In November, something broke inside me. In the space of thirty days, the election combined with two other profound personal disappointments which sent me reeling. In hindsight, those three events had a lot in common. They were all about the shattering of illusion – seeing people and situations for who they really are, or what they had become. These experiences hobbled me, showing that my superpower for seeing light in every person and situation isn’t enough for them to shine. They humbled me, showing limits to my ability to change things alone. In November, I lost more of my waning innocence.
Losing innocence can be a good thing; a necessary developmental step in evolution. Conservatives are right to criticize liberals for being too idealistic and naïve at times. We have two profoundly different worldviews: one sees abundance, nurturing and opportunity; the other sees scarcity, hostility, and challenge. Both views have strengths which have been key to our survival as a species and nation, but we have become imbalanced towards the latter.
Generally speaking, people think others are like them. I learned this lesson at 26 when my boyfriend not only cheated on me, he felt justified since he believed I’d been unfaithful. I hadn’t cheated, but I had told him about being in compromising circumstances with an ex lover (hoping to solve the relationship problems this incident uncovered). I realized after his infidelity he never believed I hadn’t cheated, because given similar circumstances he would have cheated on me.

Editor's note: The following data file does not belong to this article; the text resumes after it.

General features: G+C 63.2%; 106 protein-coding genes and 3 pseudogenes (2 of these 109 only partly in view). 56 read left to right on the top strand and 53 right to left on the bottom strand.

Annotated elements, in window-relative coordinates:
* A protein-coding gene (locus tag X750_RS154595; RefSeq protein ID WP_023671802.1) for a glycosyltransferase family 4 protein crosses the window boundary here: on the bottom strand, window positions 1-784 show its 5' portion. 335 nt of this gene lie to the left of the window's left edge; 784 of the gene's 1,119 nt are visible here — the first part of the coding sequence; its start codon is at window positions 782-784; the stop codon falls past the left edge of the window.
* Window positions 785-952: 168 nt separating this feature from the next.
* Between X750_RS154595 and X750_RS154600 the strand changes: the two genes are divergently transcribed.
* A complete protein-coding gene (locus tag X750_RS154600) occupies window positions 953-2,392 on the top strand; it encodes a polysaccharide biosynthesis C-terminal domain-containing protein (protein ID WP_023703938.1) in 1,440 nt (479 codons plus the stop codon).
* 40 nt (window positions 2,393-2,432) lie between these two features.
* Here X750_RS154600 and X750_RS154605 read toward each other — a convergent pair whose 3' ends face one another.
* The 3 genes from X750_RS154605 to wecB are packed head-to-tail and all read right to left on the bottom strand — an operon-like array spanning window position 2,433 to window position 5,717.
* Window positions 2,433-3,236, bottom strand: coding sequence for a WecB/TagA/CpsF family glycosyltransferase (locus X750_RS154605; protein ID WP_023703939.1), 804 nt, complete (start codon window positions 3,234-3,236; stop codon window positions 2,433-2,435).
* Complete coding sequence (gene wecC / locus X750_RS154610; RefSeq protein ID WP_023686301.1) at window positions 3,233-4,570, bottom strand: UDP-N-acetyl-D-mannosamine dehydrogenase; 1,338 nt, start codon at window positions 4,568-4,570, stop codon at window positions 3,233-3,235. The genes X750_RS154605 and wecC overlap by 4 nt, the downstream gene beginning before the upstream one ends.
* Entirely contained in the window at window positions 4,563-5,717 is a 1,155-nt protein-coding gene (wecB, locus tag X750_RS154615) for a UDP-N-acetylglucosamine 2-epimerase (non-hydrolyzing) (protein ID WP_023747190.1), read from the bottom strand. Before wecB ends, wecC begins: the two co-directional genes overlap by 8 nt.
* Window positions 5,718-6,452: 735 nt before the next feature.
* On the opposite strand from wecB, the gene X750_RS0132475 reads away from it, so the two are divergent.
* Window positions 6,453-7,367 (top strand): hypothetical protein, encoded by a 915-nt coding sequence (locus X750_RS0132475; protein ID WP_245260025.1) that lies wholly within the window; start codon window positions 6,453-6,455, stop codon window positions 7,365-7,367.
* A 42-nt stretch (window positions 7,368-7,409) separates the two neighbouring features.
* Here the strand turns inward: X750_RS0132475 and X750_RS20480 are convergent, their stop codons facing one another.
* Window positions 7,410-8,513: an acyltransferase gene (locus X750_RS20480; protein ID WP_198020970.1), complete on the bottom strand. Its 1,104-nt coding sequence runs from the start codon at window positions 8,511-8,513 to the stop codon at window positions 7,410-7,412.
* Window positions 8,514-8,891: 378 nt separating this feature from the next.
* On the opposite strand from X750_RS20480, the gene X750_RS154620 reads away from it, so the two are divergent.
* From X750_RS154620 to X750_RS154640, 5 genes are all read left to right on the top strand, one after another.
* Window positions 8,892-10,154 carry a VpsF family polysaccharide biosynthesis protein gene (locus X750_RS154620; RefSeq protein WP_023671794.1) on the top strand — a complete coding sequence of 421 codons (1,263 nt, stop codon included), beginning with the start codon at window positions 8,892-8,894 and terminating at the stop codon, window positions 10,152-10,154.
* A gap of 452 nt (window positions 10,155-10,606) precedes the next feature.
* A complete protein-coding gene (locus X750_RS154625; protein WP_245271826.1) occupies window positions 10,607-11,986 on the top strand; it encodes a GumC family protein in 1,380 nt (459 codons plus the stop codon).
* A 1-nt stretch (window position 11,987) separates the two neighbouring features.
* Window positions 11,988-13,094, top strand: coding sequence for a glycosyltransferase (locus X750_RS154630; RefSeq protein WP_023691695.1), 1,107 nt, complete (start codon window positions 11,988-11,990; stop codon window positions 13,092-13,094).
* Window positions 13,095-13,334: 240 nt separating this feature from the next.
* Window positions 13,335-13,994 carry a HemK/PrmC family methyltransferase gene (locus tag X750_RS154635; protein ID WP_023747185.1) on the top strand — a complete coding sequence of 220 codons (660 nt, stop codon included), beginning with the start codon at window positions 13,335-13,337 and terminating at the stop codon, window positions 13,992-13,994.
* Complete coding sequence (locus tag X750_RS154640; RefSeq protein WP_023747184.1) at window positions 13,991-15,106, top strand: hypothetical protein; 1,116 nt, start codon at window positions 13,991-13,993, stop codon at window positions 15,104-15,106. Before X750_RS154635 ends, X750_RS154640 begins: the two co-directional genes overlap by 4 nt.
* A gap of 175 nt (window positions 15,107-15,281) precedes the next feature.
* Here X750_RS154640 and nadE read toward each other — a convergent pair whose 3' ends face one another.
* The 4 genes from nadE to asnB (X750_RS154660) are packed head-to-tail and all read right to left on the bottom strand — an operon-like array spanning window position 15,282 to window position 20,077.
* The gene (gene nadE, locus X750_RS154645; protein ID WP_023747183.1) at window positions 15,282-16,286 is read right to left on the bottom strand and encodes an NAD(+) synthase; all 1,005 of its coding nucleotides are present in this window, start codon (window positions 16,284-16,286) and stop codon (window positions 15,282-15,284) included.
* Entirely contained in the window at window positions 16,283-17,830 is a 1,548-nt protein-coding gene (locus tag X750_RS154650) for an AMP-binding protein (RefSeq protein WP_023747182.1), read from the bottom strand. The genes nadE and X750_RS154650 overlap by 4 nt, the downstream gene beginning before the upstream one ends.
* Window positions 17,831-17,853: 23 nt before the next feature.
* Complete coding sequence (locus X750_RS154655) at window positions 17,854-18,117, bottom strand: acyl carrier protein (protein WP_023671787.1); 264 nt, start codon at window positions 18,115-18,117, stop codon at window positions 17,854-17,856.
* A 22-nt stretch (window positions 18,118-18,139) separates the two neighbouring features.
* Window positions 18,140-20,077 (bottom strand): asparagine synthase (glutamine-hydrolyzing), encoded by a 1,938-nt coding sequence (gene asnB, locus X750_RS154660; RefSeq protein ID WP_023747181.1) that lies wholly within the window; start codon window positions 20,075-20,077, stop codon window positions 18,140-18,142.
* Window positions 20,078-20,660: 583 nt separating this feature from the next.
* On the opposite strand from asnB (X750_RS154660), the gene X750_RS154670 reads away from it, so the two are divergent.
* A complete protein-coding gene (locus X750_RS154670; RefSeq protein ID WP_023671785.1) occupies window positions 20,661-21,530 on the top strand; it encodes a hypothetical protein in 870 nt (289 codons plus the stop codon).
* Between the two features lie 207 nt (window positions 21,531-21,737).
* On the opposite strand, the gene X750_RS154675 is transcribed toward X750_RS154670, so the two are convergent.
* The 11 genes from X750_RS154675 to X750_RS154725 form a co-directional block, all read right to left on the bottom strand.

As a straight cis woman, my romantic relationships with men have taught me my hardest lessons about people. I’ve learned the best way to identify men to avoid is to listen closely on the first few dates – and believe them. (Non-sociopaths are surprisingly frank about being unfaithful, irresponsible, controlling or dishonest – most women laugh off these confessions then live to regret it.) I’ve learned the surest way to identify a weak, dishonest or wishy-washy man is to pay attention to his behavior over time – and believe him. I’ve learned that when I talk and talk with my partner yet still cry alone in the bathroom at 3 a.m. over his cruelty, the time for talk has passed. It’s time to set fierce boundaries or leave.
Like a woman to her abusive spouse, it’s time for progressives to stop talking, stand our ground and show our teeth to the right-wing extremists and white supremacists trying to take over our country. We’ve been too nice, and it’s hurting our collective future. When our leaders show us that they’re liars and cheats who neither respect us, nor the values and rules of this nation, we must believe them. When our leaders don’t know, understand or defer to facts, we must believe them. Progressives’ default problem solving tactic is talking things out and trying to understand. But dialogue only works when there is equitable commitment to discovering truth together and taking responsibility for outcomes. When someone demonstrates they aren’t willing, or able, to do both, the time for talk is over.